It is said that in ancient China the phrase "may you live in interesting times" was considered a curse.
We certainly do not lack for interesting developments at the moment. The funding climate is mixed: whereas the income of the top fundraising charities fell by only 1 per cent in 2008/09, there is doubt over their ability to sustain this, and the future looks bleak for much of the sector.
In a climate where funding is hard to maintain and new donor recruitment even more so, charities and voluntary organisations need to keep a firm grip on their finances.
Failure to do so could mean the difference between the charities that survive - maybe even prosper - and those that do not. How can the finance team weather these interesting times?
When trying to cut costs, it can be a mistake to remove resources from the finance team, which is likely to have extra work producing forecasts and models, and working on fundraising initiatives. Clearly it is also essential that the finance team has the necessary knowledge and skills to engage with sector-specific issues.
The sector requires increasing professionalism from its finance staff and volunteers. Networking and teamwork help the proactive finance worker to identify not only problems that might require specialist knowledge and skills, but also opportunities. For instance, the complex VAT environment can be both negative and positive. Cost apportionment and overheads recovery are examples of areas that make finance in charities much more complex than in equivalent-sized commercial companies - and the penalties for getting it wrong can be expensive.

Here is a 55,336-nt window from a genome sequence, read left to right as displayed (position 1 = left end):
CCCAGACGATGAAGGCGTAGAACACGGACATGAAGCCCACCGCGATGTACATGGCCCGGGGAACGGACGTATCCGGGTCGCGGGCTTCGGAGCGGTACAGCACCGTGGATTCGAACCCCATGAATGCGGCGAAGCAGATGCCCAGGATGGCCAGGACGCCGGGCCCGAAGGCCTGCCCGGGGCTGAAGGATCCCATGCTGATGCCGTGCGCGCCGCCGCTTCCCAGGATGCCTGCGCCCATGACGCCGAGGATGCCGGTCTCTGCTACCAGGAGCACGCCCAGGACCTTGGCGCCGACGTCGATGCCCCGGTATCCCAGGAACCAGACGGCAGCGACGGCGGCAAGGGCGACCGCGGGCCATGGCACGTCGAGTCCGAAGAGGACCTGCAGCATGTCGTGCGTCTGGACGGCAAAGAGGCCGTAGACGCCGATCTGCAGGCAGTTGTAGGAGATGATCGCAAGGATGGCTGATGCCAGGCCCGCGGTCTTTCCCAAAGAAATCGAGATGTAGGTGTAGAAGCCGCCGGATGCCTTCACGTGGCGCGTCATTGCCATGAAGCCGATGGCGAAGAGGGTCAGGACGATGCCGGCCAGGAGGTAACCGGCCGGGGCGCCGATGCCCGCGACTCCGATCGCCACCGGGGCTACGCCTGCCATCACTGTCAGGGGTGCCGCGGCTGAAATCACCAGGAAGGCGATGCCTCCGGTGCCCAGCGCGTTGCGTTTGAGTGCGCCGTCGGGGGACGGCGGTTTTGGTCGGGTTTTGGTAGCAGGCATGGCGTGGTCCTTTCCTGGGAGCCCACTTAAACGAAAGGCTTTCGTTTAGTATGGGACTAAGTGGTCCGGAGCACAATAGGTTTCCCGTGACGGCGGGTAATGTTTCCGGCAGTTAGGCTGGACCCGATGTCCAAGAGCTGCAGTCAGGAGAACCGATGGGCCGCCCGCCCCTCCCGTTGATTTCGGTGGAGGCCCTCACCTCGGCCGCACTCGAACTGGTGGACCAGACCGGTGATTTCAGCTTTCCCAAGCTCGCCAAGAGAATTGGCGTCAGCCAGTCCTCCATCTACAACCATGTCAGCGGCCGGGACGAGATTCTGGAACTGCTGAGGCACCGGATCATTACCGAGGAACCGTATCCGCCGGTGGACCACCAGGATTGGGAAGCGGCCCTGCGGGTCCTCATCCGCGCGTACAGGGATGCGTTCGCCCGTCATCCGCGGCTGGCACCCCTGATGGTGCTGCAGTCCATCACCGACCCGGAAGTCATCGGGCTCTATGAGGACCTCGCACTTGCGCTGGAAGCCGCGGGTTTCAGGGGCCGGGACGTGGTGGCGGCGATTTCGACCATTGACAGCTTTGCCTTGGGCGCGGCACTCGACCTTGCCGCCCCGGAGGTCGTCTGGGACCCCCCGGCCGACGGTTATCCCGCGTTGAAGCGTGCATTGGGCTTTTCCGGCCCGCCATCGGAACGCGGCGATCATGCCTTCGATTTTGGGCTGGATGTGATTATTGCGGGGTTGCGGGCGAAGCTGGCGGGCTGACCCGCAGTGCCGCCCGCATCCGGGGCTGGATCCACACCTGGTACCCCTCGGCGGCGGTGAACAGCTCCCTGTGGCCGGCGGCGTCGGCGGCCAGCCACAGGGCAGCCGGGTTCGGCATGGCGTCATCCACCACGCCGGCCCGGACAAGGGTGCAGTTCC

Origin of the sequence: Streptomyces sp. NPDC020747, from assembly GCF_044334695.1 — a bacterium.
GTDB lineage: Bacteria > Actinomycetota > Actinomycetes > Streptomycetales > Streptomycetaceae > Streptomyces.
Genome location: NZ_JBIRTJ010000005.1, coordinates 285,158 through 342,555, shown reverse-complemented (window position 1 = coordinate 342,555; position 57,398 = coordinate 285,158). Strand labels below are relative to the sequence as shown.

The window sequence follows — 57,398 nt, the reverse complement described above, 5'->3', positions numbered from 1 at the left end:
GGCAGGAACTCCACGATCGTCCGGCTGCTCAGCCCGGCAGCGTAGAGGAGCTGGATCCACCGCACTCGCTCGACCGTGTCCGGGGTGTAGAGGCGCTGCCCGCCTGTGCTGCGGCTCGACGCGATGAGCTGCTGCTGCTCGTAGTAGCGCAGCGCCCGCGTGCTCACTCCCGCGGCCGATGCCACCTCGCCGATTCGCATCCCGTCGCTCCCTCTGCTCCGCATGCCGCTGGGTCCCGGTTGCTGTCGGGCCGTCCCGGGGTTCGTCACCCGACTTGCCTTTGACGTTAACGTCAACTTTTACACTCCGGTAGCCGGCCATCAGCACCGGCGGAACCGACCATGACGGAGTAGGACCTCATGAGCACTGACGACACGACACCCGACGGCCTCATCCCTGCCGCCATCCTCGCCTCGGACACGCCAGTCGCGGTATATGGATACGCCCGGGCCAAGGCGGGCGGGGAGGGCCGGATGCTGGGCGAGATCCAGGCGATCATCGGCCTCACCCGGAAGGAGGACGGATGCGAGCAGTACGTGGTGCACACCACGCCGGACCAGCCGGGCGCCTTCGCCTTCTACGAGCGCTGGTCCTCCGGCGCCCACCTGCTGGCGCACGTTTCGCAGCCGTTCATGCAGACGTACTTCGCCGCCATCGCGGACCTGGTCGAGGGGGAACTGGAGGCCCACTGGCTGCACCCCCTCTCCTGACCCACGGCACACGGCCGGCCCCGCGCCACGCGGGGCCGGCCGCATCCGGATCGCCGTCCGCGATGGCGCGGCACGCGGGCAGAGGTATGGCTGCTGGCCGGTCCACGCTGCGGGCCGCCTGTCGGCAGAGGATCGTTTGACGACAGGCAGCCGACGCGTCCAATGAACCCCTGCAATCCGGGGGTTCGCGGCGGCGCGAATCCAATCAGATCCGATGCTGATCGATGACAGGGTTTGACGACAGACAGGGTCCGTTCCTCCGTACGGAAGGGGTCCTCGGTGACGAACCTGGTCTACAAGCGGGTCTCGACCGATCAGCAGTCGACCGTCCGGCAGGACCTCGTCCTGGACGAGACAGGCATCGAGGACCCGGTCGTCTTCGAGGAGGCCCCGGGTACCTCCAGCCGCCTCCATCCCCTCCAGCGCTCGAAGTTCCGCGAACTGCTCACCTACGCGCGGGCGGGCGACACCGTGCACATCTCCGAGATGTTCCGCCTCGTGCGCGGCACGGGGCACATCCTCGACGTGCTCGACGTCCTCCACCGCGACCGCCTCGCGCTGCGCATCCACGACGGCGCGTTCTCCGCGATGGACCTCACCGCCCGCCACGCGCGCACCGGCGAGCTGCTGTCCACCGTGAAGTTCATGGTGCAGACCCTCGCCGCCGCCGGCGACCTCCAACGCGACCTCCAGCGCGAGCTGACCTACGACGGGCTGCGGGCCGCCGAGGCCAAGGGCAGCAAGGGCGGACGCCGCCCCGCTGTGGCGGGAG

Working with staff who have not-for-profit experience is helpful. However, as chairman of the charity and voluntary sector group at the Institute of Chartered Accountants in England and Wales, I am also keen for the sector to develop and recognise specialist finance skills. Qualifications such as the institute's Diploma in Charity Accounting recognise accountants with the required sector experience and knowledge.
Teamwork inside the charity, with cooperation among trustees, finance staff, project staff and volunteers, can ensure a shared understanding of the issues, making the charity better able to react to issues and opportunities. Nowadays, the information to be derived from sectoral networks is also an invaluable resource.
There is great enthusiasm and skill in the sector and, if identified and utilised appropriately, 'interesting times', rather than being a curse, might simply be that - interesting.
- Peter Gotham is a partner at Gotham Erskine